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  • A haiku poem that uses a fortuitous numerical fact about a birthday probability that can launch discussion of the "68-95-99.7 rule" and how 99.73% of values are within 3 standard deviations of the mean for a normal distribution. Here 364/365 ≈ 0.9973 (365/366 is the same out to four decimals so this also applies to leap years).  Students can also recognize that birthdays do not follow a normal distribution, but approximately a uniform distribution (so that the approximate chance that two people have different birthdays is about .9973) . The poem was written by Lawrence Lesser from The University of Texas at El Paso in February, 2021.

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  • A joke to help in a discussion of how a well designed experiment helps to reduce the variance of the response variable.  The Joke was written by Larry Lesser (The University of Texas at El Paso) and Dennis Pearl (Penn State University) in Februrary 2021.

    Note - when the joke is spoken there is no need to say the parenthetical part - simply pronounce the word "variants" to sound like "variance".

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  • A poem to help in discussing matched-pair designs. UTEP Professor Larry Lesser wrote this poem on February 1, 2021, using end-rhyme couplets to convey (literally and figuratively) tradeoffs of a design with matched pairs.  Note that the rhymes are not always perfect, a reflection of how it can be impossible to match subjects perfectly. Also note how the would-be final couplet is ruined by losing its second line, just as you effectively lose two subjects when one subject in a pair chooses to drop out of your study. 

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  • A limerick to teach the inclusion-exclusion rule for finding the probability of the union of two events.  The poem was written by Marion D. Cohen from Drexel University and published in the January 2021 issue (vol 11 number 1) of the Journal of Humanistic Mathematics.

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  • A limerick to teach the addition rule for finding the probability of the union of disjoint (mutually exclusive) events.  The limerick was written by Marion D. Cohen from Drexel University and published in the  January 2021 (vol. 11, issue 1) Journal of Humanistic Mathematics.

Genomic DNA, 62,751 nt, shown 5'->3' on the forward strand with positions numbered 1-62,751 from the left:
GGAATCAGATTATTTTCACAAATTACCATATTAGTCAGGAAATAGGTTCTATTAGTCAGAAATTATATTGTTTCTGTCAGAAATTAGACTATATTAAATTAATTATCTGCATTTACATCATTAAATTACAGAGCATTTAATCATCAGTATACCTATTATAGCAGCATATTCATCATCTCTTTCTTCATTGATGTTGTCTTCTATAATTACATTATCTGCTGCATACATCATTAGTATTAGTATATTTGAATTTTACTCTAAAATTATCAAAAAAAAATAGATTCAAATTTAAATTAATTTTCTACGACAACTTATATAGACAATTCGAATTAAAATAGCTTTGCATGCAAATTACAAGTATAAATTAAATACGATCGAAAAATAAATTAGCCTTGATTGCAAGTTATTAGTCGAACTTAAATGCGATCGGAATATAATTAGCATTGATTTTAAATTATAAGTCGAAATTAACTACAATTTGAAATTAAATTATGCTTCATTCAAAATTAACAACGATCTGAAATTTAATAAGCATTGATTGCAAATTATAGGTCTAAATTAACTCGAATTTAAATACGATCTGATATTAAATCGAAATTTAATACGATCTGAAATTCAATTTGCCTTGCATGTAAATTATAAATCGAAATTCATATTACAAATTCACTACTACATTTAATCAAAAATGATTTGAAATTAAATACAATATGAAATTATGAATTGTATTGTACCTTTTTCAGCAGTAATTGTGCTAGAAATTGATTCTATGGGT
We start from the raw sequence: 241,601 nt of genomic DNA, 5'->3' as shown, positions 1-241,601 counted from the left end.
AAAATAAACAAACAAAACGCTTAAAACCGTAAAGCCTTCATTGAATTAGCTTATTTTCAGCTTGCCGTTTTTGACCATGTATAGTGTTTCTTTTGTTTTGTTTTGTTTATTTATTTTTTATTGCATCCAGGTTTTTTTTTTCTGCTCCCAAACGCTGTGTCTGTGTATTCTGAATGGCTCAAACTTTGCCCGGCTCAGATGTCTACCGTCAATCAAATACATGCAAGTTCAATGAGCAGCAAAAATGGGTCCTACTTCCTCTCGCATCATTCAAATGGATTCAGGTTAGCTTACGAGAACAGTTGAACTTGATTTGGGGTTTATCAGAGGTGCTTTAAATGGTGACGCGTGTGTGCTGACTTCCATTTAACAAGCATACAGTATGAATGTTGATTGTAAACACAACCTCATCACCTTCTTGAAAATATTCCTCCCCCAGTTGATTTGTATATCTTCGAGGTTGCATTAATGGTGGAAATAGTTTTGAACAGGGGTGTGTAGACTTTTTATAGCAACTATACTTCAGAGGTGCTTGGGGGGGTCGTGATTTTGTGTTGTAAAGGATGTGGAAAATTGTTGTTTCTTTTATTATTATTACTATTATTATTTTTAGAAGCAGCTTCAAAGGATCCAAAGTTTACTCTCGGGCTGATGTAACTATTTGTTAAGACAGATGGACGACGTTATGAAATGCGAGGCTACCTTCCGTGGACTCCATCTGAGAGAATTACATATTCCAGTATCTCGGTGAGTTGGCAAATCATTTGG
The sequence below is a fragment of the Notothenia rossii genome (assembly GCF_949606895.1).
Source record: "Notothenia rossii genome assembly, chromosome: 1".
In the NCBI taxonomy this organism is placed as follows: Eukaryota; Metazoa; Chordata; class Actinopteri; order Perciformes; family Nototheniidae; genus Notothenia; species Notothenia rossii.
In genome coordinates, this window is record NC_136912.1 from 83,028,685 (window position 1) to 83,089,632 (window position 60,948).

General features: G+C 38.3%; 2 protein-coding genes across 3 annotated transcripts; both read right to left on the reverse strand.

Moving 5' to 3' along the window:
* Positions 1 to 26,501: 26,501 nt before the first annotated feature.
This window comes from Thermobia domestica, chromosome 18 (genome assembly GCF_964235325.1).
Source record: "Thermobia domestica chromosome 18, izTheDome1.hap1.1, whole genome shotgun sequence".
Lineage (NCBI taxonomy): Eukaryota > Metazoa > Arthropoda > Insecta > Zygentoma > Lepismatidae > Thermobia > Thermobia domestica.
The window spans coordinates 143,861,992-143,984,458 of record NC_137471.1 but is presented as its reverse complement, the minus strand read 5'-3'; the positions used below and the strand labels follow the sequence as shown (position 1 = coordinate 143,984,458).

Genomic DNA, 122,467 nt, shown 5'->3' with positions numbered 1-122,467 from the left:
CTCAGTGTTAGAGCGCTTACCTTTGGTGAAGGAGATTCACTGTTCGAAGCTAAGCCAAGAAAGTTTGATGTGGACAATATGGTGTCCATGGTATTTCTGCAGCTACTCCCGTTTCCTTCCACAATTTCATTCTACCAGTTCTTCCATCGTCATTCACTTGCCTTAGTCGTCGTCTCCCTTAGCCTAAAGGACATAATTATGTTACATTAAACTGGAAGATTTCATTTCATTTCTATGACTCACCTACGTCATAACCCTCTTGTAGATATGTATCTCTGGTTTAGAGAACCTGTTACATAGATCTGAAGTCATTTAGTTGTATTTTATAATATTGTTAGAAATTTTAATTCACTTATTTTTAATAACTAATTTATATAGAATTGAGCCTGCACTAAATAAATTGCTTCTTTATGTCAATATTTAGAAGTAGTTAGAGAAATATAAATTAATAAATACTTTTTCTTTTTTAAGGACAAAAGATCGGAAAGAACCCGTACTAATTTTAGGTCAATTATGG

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  • A collection of jokes brainstormed by Larry Lesser (The University of Texas at El Paso) and Dennis Pearl (Penn State University) in January 2021, inspired by encountering the first item of unknown origin.  The collection is designed with a particular activity in mind to have students compose and think about the many ways data are viewed and handled by focusing on jokes of the form  "The data on _____A_________ are _____B_____,"

    and then to explain what it means for data to be ___B____. 18 humorous examples are provided.

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  • A joke to be used in discussing the Sign test (based on whether an observation is above or below a specific value) and the Wilcoxon test (based on ordering the observations).  The joke was written by Larry Lesser from The University of Texas at El Paso in December 2020.

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  • A pun to start a discussion of the use of a sign test.  The joke was written by Dennis Pearl from Penn State University in 2020.

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  • A 2020 cartoon illustrating the idea of heteroscedasticity (non-constant variance) that might be used to start a discussion on the important of the constant variance of errors in making inferences from regression models.  The cartoon was used in a 2021 Teaching Statistics paper "Statistical edutainment that lines up and fits," by Dennis Pearl from Penn State University and Larry Lesser from The University of Texas at El Paso.

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  • A cartoon that can used to help discuss the difference between large and small datasets and the kinds of issues involved in analyzing them and the questions that can be answered with them. The cartoon was used in the April 2020 CAUSE cartoon caption contest and the winning caption was written by Eric Vance from the University of Colorado Boulder. The cartoon was drawn by British cartoonist John Landers (www.landers.co.uk) based on an idea by Dennis Pearl from Penn State University.

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